Maryland Code section 5-1104 explains that, in general, “an owner of land who either directly or indirectly invites or permits without charge persons to use the property for any recreational or educational purpose or to cut firewood for personal use does not . . . extend any assurance that the premises are safe.” Nor does the landowner “assume responsibility for or incur liability as a result of any injury to the person.”

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Earlier this month, a federal appellate court affirmed the dismissal of a personal injury case filed by a skier against the ski resort where she was injured while getting off the chairlift. The case is important for Maryland accident victims because it discusses the validity of an accident release waiver signed by the plaintiff, as well as the contractual language contained on the back of the lift ticket.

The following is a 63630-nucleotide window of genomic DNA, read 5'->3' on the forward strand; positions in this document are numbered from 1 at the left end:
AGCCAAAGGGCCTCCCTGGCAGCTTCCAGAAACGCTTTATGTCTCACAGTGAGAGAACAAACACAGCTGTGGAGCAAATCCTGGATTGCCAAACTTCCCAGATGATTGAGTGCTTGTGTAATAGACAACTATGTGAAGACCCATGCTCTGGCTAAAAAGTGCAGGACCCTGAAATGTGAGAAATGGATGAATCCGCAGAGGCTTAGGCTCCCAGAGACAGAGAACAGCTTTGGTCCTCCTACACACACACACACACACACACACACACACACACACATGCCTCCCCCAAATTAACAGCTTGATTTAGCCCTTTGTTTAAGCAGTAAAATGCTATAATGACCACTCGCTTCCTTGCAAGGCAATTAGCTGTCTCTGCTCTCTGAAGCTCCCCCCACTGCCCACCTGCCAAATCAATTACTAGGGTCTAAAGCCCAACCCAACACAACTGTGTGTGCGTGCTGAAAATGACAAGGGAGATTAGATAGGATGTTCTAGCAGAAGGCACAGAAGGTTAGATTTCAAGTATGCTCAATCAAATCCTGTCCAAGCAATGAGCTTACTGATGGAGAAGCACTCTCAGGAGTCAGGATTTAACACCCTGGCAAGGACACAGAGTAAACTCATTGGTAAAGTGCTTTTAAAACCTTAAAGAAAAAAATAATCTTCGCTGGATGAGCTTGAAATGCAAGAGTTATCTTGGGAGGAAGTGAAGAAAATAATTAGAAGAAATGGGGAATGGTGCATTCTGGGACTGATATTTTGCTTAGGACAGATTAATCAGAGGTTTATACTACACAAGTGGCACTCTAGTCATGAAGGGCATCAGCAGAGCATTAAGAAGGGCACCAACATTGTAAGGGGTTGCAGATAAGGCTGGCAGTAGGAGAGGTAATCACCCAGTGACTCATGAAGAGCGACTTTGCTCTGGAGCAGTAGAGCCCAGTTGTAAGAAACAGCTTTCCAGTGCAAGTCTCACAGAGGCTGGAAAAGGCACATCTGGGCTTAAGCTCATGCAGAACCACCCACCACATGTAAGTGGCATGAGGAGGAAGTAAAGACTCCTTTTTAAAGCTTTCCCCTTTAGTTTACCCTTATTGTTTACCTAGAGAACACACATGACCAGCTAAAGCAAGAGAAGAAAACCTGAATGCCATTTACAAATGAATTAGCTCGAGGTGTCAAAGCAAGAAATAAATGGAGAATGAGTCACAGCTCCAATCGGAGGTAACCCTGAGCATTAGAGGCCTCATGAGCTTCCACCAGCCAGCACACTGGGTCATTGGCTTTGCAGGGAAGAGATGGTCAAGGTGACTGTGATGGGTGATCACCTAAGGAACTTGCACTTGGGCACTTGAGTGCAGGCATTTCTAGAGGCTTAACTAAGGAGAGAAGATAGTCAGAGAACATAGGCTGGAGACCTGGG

Snowy Ski LiftUltimately, the court concluded that both the accident release waiver as well as the contractual language on the back of the lift ticket were enforceable, and it precluded the plaintiff from pursuing her claim against the ski resort.

The Facts of the Case

The plaintiff arranged to take a ski lesson at the defendant ski resort. Prior to getting the lesson, the plaintiff signed an accident release waiver. The waiver stated that the skier understood and voluntarily accepted the inherent risks of skiing, and she agreed not to hold the resort liable for any injuries she sustained, even those injuries caused by the negligence of the resort or its employees.

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Earlier this month, an appellate court in Nebraska issued a written opinion in a personal injury case involving a tenant who was injured while ascending the concrete steps to the residence she leased from the defendant landlord. The case presents a relevant and important issue for Maryland personal injury plaintiffs in that it shows the types of cases that can be brought when a tenant is injured due to a defect in the leased property, as well as the standards used by courts to evaluate a tenant’s claim for damages.

StepsThe Facts of the Case